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Save the Small Sums
Justene Hill Edwards (University of Virginia)
In 1865, the Freedman’s Bank was written into law by President Lincoln to help newly freed enslaved people save money and buy land. But the bank collapsed less than 10 years after it was established – throwing many Black Americans into financial ruin. Justene Hill Edwards says the racial wealth gap can be traced back to the rise and fall of the Freedman’s Bank.
Literacy Tests at the Voting Booth
Mark Boonshoft (Virginia Military Institute)
During Jim Crow, literacy tests at the voting booth disenfranchised many African Americans. Mark Boonshoft says lawmakers passed these literacy tests at the same time that they denied African Americans the right to education.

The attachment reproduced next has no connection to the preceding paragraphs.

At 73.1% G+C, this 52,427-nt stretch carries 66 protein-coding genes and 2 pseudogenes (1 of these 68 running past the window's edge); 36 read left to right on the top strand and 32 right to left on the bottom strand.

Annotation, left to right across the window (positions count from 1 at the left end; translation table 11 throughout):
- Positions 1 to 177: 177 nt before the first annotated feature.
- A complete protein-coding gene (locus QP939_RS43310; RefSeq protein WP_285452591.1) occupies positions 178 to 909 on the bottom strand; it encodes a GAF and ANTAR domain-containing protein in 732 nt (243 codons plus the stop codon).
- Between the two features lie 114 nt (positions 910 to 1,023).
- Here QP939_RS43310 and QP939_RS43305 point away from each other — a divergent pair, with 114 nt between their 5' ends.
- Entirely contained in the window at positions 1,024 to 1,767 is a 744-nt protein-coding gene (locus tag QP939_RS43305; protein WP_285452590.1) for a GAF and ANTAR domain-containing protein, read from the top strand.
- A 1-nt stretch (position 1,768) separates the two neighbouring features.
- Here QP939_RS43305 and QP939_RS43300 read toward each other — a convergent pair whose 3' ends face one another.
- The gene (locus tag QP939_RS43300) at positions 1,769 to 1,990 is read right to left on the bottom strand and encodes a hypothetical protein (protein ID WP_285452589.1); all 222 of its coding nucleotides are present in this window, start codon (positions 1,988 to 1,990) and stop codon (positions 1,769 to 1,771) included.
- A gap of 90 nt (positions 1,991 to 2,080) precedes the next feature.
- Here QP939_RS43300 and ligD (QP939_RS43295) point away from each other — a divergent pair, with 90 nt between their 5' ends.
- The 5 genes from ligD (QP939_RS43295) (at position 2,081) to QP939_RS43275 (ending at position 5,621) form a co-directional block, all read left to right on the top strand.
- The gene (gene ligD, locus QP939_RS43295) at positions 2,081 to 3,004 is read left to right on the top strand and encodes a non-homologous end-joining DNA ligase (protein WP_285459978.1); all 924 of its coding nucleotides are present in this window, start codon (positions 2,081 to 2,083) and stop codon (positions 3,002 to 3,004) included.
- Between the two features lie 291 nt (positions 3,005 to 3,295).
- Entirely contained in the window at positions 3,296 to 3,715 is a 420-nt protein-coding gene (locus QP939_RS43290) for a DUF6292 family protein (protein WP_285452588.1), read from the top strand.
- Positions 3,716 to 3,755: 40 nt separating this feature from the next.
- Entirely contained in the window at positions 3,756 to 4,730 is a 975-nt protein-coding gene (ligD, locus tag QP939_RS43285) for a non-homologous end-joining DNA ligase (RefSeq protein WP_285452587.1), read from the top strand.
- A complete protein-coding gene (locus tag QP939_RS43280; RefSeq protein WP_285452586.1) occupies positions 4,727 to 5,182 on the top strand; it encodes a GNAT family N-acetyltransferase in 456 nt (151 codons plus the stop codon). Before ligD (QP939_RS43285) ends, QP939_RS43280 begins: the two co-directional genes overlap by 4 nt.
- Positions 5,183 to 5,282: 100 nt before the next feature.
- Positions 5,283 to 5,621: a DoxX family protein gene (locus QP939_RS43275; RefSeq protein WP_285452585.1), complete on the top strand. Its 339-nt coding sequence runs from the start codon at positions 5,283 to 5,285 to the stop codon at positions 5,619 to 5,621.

The Great Migration
Janira Teague (Morehouse University)
During the Great Migration, millions of African Americans fled the Jim Crow South to more urban cities in the North and West. Black immigrants from the Caribbean also took part in the Great Migration. Janira Teague says the influx of African Americans and Caribbean immigrants to New York City created a vibrant fusion of Black ethnic diversity.
The Silent Shore
Charles Chavis (George Mason University)
Charles Chavis is the Vice Chair of Maryland’s Lynching Truth and Reconciliation Commission. The Commission started back in 2019 and is the first of its kind. It’s purpose is to uncover forgotten narratives and biographies of Maryland’s lynching victims.
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